01 December 2016
The principle of equal remuneration for men and women for work of equal value, as set out in the Equal Remuneration Convention, 1951 (No. 100), needs to be implemented if gender equality and decent work for all is to be achieved. However, while the principle of equal pay for work of equal value has been widely endorsed, key problem is that the policy mechanisms needed to achieve this objective are not well understood and in fact are both multifaceted and vary according to the institutional context. This paper aspires to review key issues, policy mechanisms and international evidence with respect to closing the gender pay gap. The core focus of this report is on wage setting institutions and their impact on inclusive and gender equitable labour markets. The key message from this report is that gender pay equity needs to be pursued through a policy package that promotes an inclusive and transparent labour market alongside specific measures to address gender pay equity. Strengthening and extending employment standards, through higher minimum wages, more equal rights for non-standard workers and more extensive and inclusive collective bargaining need to be combined with effective gender specific measures to address the undervaluation of women’s work and extend duties on employers to actively promote gender equality.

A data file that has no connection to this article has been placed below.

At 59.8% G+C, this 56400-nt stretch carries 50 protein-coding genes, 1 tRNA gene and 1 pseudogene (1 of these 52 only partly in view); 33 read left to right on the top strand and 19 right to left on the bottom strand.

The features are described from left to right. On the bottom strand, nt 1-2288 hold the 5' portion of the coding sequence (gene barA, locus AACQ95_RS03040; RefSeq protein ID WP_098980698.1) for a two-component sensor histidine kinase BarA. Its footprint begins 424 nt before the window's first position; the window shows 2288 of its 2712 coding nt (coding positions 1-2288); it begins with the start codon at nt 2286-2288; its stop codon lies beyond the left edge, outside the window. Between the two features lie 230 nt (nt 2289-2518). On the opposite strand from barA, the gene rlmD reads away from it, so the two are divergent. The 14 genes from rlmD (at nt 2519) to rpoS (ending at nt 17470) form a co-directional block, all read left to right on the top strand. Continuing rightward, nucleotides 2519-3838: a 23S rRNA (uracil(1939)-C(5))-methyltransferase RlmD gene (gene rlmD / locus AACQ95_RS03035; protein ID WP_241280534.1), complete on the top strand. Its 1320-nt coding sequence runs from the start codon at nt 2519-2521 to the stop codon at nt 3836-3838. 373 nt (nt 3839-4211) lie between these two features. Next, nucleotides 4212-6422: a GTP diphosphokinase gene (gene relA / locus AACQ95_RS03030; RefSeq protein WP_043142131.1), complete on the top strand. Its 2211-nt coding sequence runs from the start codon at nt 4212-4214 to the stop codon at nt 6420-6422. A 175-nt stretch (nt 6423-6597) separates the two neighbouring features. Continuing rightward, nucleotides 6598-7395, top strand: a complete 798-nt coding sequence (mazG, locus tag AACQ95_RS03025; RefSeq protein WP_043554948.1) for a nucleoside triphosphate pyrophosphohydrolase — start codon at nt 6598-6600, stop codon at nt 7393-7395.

07 November 2016
This brief provides an overview of trends, recent policy developments and recommendations with regards to wages and productivity in the garment sector in Asia and the Pacific and the Arab States.
Conditions of Work and Employment Series No. 83
Redistributing value added towards labour in apparel supply chains: Tackling low wages through purchasing practices
07 October 2016
Conditions of Work and Employment Series No. 79
01 August 2016
Our impact, their voice
24 June 2016
Timor-Leste’s long journey to independence eroded large segments of the economy and infrastructure. Despite recent and rapid oil-fuelled growth, poverty has remained acute with half the population living on less than a dollar a day.
Working out of poverty
02 May 2016
Breaking the cycle of poverty can be done through the development of disadvantaged areas and creating opportunities for the local population. In Tunisia, the ILO has launched a series of projects in these areas using a participative approach that includes beneficiaries in their implementation. Young people are central to this process, as the school to work transition determines an adult’s chances to escape poverty.
Conditions of Work and Employment Series No. 72
31 March 2016
01 March 2016
Project: GLO/14/67/SID - Evaluation Consultant: Julian Walker
01 March 2016
The ILO approach to Women’s Entrepreneurship Development - Sustainable Enterprises
The gender and motherhood wage gap in The former Yugoslav Republic of Macedonia: An econometric analysis
02 February 2016
The results of this study suggest that while women are paid about 18-19 per cent of a men’s wages in The former Yugoslav Republic in Macedonia, surprisingly, mothers with a small child aged up to 6 years were paid equally to non-mothers (or mothers with older children) in 2011, and earned 6 per cent more than women without small children in 2014.